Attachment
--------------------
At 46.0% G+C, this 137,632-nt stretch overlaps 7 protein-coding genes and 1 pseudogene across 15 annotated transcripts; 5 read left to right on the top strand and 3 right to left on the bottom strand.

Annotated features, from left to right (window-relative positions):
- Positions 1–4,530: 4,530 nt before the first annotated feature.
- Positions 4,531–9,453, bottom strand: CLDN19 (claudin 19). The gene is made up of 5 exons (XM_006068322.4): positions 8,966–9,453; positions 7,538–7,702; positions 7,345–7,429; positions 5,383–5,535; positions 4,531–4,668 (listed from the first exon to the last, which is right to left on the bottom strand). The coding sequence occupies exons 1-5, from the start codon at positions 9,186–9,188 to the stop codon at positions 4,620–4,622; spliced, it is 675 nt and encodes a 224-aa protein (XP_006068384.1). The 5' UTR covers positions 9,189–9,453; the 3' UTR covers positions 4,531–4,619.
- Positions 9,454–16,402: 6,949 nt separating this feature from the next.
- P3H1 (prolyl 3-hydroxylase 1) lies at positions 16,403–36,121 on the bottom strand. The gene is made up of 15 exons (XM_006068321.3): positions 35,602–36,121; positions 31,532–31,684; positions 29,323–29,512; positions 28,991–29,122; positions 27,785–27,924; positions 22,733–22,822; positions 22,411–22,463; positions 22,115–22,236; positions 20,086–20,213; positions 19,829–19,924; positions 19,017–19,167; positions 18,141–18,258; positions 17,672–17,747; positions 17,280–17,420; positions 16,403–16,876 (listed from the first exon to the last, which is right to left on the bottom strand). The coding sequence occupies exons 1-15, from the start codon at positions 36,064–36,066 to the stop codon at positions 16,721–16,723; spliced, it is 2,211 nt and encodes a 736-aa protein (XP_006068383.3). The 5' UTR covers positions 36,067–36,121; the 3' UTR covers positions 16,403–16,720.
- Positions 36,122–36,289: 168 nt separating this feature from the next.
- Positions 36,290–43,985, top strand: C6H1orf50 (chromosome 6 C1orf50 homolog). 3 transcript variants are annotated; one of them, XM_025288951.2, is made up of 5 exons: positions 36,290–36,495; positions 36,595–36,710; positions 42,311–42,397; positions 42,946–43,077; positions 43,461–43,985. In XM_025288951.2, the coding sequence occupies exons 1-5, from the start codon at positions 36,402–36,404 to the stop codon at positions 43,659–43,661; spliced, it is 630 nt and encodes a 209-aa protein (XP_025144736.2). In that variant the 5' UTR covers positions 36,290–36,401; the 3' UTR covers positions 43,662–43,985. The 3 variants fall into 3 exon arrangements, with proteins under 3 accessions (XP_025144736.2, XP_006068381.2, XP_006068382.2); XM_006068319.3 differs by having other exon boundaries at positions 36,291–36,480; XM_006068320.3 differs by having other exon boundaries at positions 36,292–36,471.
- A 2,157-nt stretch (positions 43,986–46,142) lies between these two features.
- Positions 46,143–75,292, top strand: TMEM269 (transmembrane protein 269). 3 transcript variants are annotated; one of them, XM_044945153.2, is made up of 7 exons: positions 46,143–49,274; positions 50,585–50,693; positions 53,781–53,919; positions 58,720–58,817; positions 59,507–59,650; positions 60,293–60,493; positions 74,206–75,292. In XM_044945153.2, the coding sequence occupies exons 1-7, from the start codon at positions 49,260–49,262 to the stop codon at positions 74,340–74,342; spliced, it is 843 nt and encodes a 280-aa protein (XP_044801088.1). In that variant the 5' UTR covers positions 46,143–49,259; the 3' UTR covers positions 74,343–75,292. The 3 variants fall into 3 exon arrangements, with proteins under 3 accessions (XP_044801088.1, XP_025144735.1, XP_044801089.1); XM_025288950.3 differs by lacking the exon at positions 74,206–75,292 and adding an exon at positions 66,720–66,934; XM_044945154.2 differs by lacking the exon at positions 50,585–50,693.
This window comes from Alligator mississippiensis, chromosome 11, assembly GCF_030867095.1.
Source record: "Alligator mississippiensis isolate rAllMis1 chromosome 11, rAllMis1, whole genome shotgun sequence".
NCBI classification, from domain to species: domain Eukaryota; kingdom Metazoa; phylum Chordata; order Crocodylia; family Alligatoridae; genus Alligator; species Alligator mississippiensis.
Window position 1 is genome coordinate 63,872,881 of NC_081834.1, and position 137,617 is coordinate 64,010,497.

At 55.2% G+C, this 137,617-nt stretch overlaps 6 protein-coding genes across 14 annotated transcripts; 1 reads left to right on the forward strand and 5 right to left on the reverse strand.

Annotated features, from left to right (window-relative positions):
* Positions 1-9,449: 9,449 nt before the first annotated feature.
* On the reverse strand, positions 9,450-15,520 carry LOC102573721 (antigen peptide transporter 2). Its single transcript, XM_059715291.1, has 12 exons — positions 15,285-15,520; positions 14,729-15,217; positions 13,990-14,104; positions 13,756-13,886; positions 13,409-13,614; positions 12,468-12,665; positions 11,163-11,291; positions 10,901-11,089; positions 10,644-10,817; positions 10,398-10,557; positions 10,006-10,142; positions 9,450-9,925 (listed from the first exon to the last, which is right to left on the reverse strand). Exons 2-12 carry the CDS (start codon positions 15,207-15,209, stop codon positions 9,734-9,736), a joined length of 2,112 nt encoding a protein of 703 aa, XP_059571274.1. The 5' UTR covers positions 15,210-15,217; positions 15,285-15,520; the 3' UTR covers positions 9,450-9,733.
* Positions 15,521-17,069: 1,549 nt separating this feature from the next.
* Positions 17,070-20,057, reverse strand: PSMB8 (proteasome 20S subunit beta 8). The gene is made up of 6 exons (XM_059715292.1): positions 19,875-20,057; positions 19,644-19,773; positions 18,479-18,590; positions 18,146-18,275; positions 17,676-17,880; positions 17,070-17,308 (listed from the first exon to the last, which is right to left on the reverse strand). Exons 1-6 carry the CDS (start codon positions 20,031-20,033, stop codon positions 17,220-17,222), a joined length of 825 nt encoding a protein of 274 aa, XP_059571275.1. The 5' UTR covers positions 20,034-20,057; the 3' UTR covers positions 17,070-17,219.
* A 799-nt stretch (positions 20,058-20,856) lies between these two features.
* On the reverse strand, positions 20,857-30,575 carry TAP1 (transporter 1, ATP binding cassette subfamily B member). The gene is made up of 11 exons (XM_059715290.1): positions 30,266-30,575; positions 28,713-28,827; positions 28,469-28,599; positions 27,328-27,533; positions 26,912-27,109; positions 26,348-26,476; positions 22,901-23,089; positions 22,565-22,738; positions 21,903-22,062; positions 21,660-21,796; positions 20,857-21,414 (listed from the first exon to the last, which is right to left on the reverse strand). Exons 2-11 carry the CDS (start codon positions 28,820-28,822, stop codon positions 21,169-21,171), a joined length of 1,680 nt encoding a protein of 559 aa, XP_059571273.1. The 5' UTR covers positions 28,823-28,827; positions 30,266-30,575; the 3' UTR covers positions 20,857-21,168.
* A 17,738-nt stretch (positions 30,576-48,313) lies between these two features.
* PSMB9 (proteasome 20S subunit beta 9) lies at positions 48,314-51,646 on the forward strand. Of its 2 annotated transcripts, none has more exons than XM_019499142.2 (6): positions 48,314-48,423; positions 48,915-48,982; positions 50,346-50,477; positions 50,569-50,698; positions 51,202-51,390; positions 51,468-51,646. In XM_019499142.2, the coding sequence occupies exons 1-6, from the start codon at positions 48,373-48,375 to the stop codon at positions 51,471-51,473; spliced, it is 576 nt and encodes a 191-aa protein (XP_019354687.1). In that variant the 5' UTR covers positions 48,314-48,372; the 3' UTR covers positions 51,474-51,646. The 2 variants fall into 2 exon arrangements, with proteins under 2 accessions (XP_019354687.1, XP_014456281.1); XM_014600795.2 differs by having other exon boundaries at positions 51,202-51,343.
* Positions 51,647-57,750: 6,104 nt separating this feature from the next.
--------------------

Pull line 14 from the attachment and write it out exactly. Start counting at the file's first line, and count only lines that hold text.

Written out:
Window position 1 is genome coordinate 63,872,881 of NC_081834.1, and position 137,617 is coordinate 64,010,497.